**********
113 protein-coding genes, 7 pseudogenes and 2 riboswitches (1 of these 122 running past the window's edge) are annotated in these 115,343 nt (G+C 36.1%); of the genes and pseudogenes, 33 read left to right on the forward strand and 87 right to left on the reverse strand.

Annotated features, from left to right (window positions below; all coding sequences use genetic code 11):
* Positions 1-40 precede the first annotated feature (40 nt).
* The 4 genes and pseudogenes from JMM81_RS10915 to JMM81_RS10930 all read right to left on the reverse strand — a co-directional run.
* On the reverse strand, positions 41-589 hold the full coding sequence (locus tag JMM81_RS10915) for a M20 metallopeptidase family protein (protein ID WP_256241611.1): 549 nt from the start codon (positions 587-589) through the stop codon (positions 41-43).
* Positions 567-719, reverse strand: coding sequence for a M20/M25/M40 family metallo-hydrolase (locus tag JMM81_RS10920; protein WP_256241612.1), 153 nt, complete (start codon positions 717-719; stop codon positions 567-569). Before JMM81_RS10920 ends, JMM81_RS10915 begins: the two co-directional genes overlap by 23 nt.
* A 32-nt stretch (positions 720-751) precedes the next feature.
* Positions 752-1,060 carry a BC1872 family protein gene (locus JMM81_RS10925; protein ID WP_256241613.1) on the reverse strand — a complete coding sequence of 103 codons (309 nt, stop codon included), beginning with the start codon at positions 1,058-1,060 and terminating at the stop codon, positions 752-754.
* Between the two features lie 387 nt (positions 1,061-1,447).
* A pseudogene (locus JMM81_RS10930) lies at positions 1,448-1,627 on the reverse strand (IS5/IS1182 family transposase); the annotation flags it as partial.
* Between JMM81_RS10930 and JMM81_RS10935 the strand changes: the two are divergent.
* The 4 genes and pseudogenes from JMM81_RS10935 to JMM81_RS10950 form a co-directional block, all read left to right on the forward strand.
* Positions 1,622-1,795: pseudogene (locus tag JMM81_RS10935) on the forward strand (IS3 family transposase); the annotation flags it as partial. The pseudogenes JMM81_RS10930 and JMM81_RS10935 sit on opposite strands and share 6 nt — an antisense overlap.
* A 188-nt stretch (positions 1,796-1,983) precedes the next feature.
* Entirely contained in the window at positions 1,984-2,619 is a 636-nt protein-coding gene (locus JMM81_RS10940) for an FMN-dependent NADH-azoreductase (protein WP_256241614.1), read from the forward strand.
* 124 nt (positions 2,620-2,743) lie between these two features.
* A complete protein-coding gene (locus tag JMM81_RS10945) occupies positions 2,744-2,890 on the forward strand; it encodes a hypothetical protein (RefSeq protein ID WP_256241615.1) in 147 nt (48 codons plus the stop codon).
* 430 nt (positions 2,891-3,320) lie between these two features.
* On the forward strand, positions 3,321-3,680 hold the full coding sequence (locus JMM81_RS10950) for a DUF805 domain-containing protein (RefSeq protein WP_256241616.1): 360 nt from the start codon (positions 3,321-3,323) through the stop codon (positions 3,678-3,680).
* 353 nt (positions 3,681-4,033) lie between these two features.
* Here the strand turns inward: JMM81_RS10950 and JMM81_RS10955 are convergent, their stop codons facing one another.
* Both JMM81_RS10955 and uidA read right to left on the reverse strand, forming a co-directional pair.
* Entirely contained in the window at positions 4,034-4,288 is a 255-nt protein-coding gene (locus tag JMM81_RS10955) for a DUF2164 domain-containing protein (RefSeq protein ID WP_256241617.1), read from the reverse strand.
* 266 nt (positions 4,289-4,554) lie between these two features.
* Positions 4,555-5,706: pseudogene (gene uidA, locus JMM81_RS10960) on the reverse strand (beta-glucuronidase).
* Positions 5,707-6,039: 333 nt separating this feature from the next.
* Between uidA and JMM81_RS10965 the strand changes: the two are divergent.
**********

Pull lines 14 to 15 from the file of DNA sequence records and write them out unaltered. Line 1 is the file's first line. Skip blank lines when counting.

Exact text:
* A 188-nt stretch (positions 1,796-1,983) precedes the next feature.
* Entirely contained in the window at positions 1,984-2,619 is a 636-nt protein-coding gene (locus JMM81_RS10940) for an FMN-dependent NADH-azoreductase (protein WP_256241614.1), read from the forward strand.